The exhibition is on display as part of the Vienna Biennale for Change 2021, which has the theme Planet Love: Climate Care in the Digital Age.
Superflux transported 415 dead black pine trees from Austria's Neunkirchen region to the capital. The Anglo-Indian studio collaborated with the local forestry and fire departments to salvage the trees.
They used horses to drag the dead pines, which had been burned in wildfires and had to be specially treated for display, to shipping containers to transport them to the museum.
The exhibition also features 27 living trees, shrubs, mosses, grass and lichen that have been planted in the centre of the installation around a circular reflective pool.
These plants will continue to grow throughout the exhibition, thanks to a combination of regular watering and light from grow lamps and a skylight overhead.
A two-way mirror sits at the bottom of the pool in front of a screen onto which video is projected.
When visitors to the MAK look into the pool they will see footage captured by underwater cameras placed in the water troughs of animals such as lynx and bison at the Alpenzoo Innsbruck, an Austrian zoo.
A soundscape by the musician Cosmo Sheldrake plays over the exhibition.
Superflux said Invocation for Hope is an imagined vision of a post-Anthropocene landscape where humans learn to live in harmony with nature.
"Climate change is not a problem we can 'solve' but rather a predicament we must navigate with responsibility and urgency," said Superflux co-founder Jon Ardern.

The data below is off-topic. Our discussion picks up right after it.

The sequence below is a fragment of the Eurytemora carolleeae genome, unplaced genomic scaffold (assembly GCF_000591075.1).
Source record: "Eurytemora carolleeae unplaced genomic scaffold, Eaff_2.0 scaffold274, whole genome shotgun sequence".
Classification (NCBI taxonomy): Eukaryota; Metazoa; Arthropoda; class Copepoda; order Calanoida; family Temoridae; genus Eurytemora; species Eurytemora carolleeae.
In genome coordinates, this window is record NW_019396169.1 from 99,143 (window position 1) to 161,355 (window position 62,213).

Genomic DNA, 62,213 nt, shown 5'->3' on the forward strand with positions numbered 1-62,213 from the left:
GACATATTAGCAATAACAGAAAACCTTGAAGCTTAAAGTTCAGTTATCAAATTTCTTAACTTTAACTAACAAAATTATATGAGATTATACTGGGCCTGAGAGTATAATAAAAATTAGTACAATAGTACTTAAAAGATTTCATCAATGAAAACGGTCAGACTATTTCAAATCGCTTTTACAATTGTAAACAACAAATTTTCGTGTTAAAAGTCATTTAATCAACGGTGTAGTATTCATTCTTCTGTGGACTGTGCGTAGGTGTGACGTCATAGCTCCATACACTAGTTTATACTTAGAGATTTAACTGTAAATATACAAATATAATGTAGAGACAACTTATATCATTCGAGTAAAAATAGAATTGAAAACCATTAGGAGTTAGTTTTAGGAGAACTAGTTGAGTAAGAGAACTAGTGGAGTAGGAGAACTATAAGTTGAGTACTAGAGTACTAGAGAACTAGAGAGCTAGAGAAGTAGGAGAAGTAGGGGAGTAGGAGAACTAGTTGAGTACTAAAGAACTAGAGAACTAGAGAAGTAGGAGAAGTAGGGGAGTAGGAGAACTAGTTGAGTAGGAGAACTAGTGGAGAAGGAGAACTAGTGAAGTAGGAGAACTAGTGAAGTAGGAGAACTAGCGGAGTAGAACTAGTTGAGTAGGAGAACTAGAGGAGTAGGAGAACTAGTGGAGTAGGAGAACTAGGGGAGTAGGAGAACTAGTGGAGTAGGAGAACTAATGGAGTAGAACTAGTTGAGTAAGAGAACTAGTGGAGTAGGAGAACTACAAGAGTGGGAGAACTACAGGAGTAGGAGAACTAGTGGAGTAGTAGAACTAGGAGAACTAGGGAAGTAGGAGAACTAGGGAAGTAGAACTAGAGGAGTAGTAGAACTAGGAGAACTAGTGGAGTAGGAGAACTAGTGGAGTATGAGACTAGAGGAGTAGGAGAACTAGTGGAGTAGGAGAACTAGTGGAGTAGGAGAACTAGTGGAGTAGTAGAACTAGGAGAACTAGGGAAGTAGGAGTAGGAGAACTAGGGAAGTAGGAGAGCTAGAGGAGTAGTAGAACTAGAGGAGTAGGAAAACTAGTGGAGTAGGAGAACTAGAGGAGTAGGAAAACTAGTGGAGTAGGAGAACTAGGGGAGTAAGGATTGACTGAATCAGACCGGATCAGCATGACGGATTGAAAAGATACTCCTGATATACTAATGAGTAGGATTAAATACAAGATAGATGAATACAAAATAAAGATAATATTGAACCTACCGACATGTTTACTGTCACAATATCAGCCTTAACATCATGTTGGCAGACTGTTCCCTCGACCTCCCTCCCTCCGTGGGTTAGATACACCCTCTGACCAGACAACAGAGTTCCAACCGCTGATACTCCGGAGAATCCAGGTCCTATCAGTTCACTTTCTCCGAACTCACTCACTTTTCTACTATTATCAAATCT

The fire-ravaged trees represent the impact of humans on nature, as wildfires proliferate where trees are planted by humans as a monoculture. The living oasis is a symbol of hope to encourage people to think about new ways to live with the natural world after climate change.
"Our proposal for a way out of this dilemma is to completely change the way we view ourselves and our relationship with nature," said Superflux co-founder Anab Jain.
"Instead of seeing humans as separate from nature, we need to understand that we are a part of it," she added.
"By radically changing our attitude toward natural systems and the ecology of our planet, we have the best chance to reverse the damage we've done. How might we – humans and non-humans – truly engage in collaborative living?”
Superflux said it has designed every element of Invocation for Hope to live on after the event, in order to offset the carbon emissions created in making it.
The living trees will be donated to schools and the burnt ones will be turned into compost and spread over a garden in the city.
“A more-than-human perspective allows us to see how we are ecologically, economically and emotionally entangled with all species on the planet," said Jain.
"We want to foreground how we're a part of a larger ecology rather than the masters of nature."
Superflux has also created a climate change-themed installation at this year's Venice Architecture Biennale. Called Refuge for Resurgence, it imagines different species coming together for a shared banquet in a post-Anthropocene future.
More tree installations include Maya Lin's Ghost Forest in New York City and Es Devlin's Forest For Change at the London Design Biennale.
Invocation for Hope is on at the MAK in Vienna from 28 May to 3 October 2021. See Dezeen Events Guide for an up-to-date list of architecture and design events taking place around the world.